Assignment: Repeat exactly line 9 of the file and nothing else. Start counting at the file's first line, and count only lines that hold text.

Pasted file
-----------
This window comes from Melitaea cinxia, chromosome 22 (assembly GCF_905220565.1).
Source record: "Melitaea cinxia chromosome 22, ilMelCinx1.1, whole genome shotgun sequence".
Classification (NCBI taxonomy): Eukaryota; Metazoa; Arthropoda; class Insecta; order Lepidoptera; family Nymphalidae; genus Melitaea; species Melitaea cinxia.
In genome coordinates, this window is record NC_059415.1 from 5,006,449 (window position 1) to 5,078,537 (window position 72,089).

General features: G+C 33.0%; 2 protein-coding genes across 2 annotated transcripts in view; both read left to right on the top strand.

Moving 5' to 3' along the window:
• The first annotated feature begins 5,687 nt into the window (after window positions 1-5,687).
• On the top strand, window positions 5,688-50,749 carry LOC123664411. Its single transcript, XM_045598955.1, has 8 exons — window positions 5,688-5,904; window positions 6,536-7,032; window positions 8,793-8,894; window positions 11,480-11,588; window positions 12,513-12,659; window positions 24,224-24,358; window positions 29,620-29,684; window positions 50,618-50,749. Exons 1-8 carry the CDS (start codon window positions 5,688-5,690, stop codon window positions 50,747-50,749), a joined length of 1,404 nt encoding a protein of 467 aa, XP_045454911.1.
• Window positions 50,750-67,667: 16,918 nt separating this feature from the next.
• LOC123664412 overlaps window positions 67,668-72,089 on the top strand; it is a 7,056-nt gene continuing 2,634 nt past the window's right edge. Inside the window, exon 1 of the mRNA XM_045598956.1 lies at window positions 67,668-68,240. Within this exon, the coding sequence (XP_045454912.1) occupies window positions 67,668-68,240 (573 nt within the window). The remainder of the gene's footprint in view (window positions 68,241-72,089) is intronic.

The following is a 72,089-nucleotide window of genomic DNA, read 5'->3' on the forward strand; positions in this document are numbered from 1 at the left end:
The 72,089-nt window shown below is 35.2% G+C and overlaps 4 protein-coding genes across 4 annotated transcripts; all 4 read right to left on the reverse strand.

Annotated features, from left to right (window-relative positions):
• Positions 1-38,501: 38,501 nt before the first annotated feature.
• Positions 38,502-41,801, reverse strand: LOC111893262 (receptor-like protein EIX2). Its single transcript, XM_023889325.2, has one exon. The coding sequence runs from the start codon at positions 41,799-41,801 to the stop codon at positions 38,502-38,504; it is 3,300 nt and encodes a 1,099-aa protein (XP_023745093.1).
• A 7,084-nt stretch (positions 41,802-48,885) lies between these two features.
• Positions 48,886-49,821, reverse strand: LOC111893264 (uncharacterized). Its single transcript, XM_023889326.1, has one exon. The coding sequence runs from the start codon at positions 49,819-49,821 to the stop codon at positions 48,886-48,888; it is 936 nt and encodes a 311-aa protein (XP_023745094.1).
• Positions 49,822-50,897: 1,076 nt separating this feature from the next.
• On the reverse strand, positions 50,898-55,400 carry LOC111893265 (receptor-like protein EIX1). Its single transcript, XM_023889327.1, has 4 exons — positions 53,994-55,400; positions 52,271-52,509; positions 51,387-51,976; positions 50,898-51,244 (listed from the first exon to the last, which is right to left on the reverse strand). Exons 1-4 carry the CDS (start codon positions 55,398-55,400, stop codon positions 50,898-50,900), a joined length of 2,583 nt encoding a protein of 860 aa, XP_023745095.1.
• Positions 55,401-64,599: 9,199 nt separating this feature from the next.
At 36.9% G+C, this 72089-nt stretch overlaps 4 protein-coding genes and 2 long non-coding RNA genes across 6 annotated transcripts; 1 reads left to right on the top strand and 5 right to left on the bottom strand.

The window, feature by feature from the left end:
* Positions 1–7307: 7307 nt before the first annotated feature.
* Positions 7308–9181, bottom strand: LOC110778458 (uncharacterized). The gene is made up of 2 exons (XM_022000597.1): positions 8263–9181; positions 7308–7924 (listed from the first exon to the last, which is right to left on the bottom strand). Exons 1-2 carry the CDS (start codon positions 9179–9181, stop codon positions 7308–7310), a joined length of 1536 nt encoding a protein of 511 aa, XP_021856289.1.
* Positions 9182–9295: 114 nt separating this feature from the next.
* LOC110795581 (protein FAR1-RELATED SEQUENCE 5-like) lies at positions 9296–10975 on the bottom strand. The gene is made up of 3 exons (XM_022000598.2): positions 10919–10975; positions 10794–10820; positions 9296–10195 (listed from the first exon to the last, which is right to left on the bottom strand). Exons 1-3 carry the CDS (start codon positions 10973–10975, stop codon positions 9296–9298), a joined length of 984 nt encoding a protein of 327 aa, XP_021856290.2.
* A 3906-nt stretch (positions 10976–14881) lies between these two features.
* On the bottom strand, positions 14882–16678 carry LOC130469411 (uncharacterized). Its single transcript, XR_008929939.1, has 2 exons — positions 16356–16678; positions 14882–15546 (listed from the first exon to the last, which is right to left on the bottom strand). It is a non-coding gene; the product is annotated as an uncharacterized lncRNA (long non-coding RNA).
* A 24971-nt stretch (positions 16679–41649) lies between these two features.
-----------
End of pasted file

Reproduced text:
• Window positions 50,750-67,667: 16,918 nt separating this feature from the next.